No researcher has yet found a network of microscopic vascular channels that exactly corresponds to the channels for chi as they are used in acupuncture. But it may be that ancient sages of traditional medicine stumbled on a theory of circulation that worked but took advances procedures of electron microscopy to explain in modern, scientific terms.

How Does Acupuncture Really Work?

One of the best examples of the power of acupuncture to "channel" energy is the use of acupuncture in treating a condition known as myofascial pain syndrome. This condition is a bewildering ailment often experienced by otherwise healthy people who get lots of exercise.

Pressure on one muscle can cause excruciating pain in another, sometimes at considerable distance in the body. Doctors used to think that the condition was factitious, that people who complained of myofascial pain syndrome were really deluded or malingering, but a more sophisticated understanding of the fascia, the thin connective sheets that hold muscles together so they can move in harmony, has made this common condition far more credible to the medical profession. 

About 30% of sports injuries are now known to result in myofascial pain syndrome.

As you might imagine, it's not easy to diagnose a tear or injury to a muscle when they cause pain somewhere else in the body. The pain relief spray has to be applied to the site of injury, not the site of pain. Doctors frequently treat myofascial pain with trans-cutaneous electroneural stimulation (TENS), muscle stretching exercises, post-isometric relaxation (stretch and relax exercises), high-voltage galvanic stimulation, biofeedback, injected steroids, injected pain relievers, and systemic pain relief drugs like Vicodin (hydrocodone).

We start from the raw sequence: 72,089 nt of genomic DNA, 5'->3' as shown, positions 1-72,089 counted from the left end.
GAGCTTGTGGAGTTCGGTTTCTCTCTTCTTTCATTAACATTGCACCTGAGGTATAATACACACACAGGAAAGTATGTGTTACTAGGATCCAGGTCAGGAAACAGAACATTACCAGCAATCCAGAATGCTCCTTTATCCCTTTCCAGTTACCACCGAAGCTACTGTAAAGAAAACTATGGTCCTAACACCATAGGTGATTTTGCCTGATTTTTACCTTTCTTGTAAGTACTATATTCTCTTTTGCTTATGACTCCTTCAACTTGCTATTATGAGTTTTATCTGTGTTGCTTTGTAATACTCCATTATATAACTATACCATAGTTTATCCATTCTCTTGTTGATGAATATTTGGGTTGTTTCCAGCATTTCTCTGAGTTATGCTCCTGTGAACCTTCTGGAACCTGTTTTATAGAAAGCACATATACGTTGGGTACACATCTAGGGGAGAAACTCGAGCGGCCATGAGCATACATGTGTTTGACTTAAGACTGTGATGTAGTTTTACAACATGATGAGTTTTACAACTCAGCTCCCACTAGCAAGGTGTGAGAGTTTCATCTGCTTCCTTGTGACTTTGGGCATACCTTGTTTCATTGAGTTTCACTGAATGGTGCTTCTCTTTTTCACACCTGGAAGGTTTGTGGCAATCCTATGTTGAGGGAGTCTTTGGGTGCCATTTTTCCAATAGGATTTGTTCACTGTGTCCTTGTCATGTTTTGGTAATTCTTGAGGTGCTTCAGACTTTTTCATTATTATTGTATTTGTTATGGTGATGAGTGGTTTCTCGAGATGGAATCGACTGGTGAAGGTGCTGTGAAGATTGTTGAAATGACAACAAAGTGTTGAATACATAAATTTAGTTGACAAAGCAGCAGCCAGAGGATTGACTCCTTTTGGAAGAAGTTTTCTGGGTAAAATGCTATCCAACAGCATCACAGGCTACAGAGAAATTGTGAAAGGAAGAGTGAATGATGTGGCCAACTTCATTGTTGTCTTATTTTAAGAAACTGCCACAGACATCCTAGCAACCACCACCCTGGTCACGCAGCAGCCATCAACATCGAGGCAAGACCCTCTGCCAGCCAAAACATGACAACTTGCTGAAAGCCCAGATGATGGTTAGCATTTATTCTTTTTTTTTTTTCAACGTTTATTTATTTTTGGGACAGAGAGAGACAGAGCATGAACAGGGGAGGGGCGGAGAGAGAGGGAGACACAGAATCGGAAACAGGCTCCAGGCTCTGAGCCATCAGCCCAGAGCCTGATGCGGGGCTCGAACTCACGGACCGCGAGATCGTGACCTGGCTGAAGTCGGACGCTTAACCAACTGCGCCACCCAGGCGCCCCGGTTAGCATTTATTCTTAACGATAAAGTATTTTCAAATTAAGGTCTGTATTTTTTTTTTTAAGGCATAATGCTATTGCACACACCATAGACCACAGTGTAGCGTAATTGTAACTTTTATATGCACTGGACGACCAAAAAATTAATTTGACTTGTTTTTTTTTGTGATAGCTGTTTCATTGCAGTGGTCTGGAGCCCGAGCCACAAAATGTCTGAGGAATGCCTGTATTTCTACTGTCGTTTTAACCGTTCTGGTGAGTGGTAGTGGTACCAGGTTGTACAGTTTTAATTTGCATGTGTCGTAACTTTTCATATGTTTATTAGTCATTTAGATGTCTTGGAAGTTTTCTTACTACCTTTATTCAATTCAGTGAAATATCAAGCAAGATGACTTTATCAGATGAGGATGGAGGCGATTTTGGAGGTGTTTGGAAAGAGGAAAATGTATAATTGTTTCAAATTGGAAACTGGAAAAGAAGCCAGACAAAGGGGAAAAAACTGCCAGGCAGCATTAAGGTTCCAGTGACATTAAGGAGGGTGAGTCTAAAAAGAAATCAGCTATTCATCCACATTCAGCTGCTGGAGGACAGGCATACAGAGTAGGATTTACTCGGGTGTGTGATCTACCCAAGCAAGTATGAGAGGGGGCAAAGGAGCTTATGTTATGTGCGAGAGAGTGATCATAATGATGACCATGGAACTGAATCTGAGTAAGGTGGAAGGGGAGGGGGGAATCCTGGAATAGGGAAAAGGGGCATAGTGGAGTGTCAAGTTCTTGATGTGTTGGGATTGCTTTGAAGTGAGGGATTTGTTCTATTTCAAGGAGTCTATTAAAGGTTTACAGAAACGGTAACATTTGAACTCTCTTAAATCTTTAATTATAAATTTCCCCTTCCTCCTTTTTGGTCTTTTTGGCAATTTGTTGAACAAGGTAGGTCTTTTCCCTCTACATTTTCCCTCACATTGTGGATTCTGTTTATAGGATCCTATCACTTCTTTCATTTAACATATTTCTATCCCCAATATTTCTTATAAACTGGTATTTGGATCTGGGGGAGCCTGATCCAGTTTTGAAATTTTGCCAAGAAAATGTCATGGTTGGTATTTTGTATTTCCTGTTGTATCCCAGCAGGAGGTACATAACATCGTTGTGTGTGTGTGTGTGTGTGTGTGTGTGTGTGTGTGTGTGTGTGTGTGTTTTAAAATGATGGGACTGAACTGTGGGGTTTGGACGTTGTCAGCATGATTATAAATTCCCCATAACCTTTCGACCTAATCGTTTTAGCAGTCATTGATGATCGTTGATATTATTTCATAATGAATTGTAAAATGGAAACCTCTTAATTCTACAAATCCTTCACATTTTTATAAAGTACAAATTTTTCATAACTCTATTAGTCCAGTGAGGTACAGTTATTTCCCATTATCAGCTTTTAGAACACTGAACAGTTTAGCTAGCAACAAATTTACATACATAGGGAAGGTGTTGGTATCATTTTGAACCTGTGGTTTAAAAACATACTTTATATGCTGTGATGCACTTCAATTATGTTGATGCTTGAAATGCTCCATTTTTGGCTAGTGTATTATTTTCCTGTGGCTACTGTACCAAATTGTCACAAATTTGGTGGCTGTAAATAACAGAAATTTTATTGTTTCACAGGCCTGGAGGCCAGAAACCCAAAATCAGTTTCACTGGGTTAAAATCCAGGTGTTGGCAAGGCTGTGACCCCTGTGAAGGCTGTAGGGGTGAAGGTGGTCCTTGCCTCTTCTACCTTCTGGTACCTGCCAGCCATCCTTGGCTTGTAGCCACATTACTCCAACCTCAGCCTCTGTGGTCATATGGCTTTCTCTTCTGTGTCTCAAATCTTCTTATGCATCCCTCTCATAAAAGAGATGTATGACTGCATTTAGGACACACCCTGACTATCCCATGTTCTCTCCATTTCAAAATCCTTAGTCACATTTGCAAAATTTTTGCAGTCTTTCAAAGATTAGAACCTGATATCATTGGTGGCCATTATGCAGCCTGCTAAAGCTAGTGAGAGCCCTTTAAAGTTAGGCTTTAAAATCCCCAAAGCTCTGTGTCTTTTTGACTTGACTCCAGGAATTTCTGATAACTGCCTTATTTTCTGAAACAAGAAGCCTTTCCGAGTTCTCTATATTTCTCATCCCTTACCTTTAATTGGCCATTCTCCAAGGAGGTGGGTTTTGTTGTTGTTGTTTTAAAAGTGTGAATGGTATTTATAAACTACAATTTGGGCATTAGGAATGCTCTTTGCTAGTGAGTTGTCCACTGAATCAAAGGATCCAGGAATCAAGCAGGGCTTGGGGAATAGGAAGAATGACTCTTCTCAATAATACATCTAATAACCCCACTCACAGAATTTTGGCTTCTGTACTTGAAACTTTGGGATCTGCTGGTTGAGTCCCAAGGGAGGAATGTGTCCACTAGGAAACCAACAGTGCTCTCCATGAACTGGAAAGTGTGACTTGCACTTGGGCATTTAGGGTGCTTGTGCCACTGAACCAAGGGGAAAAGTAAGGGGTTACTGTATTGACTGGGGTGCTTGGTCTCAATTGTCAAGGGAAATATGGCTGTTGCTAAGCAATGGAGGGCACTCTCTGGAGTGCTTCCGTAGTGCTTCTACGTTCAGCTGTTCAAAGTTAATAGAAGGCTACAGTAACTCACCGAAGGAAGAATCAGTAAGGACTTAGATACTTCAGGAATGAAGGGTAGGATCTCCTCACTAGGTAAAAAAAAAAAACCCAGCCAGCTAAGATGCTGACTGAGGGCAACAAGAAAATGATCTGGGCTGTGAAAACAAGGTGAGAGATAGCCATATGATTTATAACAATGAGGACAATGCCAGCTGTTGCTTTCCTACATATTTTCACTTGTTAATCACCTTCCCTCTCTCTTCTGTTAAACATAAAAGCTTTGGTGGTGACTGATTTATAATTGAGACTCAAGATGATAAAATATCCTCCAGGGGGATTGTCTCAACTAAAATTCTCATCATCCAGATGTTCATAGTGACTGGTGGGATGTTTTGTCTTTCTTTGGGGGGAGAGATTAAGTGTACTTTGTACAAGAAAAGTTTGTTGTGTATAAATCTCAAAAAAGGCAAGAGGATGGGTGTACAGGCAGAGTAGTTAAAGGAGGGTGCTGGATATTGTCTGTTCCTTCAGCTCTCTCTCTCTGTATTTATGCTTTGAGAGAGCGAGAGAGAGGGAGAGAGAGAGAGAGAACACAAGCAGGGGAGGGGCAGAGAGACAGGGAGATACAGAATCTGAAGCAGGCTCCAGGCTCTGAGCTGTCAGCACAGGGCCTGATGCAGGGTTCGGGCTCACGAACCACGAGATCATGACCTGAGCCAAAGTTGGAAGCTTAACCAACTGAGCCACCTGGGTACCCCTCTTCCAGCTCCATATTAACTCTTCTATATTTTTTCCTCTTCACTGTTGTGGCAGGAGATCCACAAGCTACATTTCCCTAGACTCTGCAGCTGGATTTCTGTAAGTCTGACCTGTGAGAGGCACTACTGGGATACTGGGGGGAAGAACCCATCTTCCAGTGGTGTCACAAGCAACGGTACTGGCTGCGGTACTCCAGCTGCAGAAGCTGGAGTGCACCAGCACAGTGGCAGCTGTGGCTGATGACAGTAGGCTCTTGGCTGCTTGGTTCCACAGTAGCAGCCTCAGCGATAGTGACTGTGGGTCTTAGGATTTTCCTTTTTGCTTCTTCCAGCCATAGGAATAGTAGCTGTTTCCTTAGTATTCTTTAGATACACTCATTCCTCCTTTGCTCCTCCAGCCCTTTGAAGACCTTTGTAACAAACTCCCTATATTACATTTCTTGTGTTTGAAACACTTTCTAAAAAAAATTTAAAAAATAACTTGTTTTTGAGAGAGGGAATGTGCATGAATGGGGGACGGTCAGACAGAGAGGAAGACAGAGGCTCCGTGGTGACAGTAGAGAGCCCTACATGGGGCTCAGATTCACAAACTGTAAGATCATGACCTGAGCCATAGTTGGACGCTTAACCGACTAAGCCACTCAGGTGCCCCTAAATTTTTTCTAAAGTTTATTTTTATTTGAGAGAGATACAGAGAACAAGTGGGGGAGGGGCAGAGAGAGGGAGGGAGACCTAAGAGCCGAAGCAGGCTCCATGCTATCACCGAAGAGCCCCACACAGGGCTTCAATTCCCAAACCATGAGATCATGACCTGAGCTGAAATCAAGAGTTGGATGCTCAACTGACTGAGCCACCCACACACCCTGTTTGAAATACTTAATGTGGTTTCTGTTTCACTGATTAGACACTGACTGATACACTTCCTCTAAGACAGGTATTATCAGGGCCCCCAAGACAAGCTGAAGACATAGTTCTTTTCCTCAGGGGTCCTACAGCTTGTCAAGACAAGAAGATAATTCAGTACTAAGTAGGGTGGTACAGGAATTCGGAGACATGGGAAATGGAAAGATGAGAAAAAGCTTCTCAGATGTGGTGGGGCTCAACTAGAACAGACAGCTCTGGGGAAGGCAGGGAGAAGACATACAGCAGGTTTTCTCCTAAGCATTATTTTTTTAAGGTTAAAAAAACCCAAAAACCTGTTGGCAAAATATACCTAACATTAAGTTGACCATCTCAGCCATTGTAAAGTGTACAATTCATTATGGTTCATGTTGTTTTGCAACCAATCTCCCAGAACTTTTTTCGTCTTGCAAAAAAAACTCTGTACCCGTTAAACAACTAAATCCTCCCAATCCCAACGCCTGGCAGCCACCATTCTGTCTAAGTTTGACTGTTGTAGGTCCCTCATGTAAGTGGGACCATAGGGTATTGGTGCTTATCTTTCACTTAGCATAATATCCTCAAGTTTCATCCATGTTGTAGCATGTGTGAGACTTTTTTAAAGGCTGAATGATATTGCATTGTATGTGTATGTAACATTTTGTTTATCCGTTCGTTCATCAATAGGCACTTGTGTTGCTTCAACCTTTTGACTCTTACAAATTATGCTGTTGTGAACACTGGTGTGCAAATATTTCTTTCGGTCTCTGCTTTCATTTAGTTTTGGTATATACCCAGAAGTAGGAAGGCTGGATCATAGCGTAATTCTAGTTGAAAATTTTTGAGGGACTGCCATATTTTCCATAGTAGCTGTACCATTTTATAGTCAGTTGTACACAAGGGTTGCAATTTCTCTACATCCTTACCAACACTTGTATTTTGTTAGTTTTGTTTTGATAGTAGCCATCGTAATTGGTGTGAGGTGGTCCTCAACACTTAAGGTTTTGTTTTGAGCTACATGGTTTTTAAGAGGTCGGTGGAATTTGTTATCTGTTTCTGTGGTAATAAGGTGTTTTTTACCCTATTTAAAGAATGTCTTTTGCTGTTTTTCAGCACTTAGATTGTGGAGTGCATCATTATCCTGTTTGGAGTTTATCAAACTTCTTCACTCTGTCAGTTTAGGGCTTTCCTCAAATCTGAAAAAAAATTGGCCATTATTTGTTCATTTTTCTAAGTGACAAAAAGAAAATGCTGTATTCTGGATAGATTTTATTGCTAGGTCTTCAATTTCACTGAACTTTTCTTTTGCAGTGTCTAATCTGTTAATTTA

But the most frequent recommendation for myofascial pain syndrome is watchful waiting. If the doctor can persuade the patient to wait out the pain long enough, the disease often just goes away. This usually takes about two weeks.

Acupuncture for Instant Relief

Acupuncture offers an effective alternative treatment for myofascial pain syndrome. If the needles are placed correctly, pain may be resolved in just minutes with no medications at all. But how do practitioners know where to place the needles?

It turns out that acupuncture relieves this kind of pain by deactivating all the "pain circuits" controlled by the spine at the same time. Once the acupuncturist has applied enough pressure with a needle on a "pain Meridian" to elicit a muscle twitch, the brain says "enough already" and "turns off" pain circuits all over the body. Just as pain seems to flow from one place to another in the body, "energy" also travels from one place to another in the body, and the net result is a re-balancing of energies that turn off pain without drugs or extensive physical therapy.

Answers Waiting to Be Discovered

Of course, it's still a stretch to explain how putting needles in acupuncture points could stimulate ovulation in women seeking to become mothers, or tone down the immune system to prevent allergies or allergic rashes, or even offset the nerve damage caused by diabetes. But the primo vascular channels may be at work in these applications of acupuncture, too, waiting to be discovered by research.

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  • Jun X, Murray F. Magic Needles: Feel Younger and Live Longer with Acupuncture. Basic Health Publications, 2011. Park ES, Kim HY, Youn DH. The primo vascular structures alongside nervous system: its discovery and functional limitation. Evid Based Complement Alternat Med. 2013. 2013:538350. doi: 10.1155/2013/538350. Epub 2013 Mar 31. PMID: 23606882.
  • Stefanov M, Kim J. Primo vascular system as a new morphofunctional integrated system. J Acupunct Meridian Stud. 2012 Oct. 5(5):193-200. doi: 10.1016/j.jams.2012.07.001. Epub 2012 Aug 14.
  • Photo courtesy of Marnie Joyce by Flickr : www.flickr.com/photos/marniejoyce/5080411848/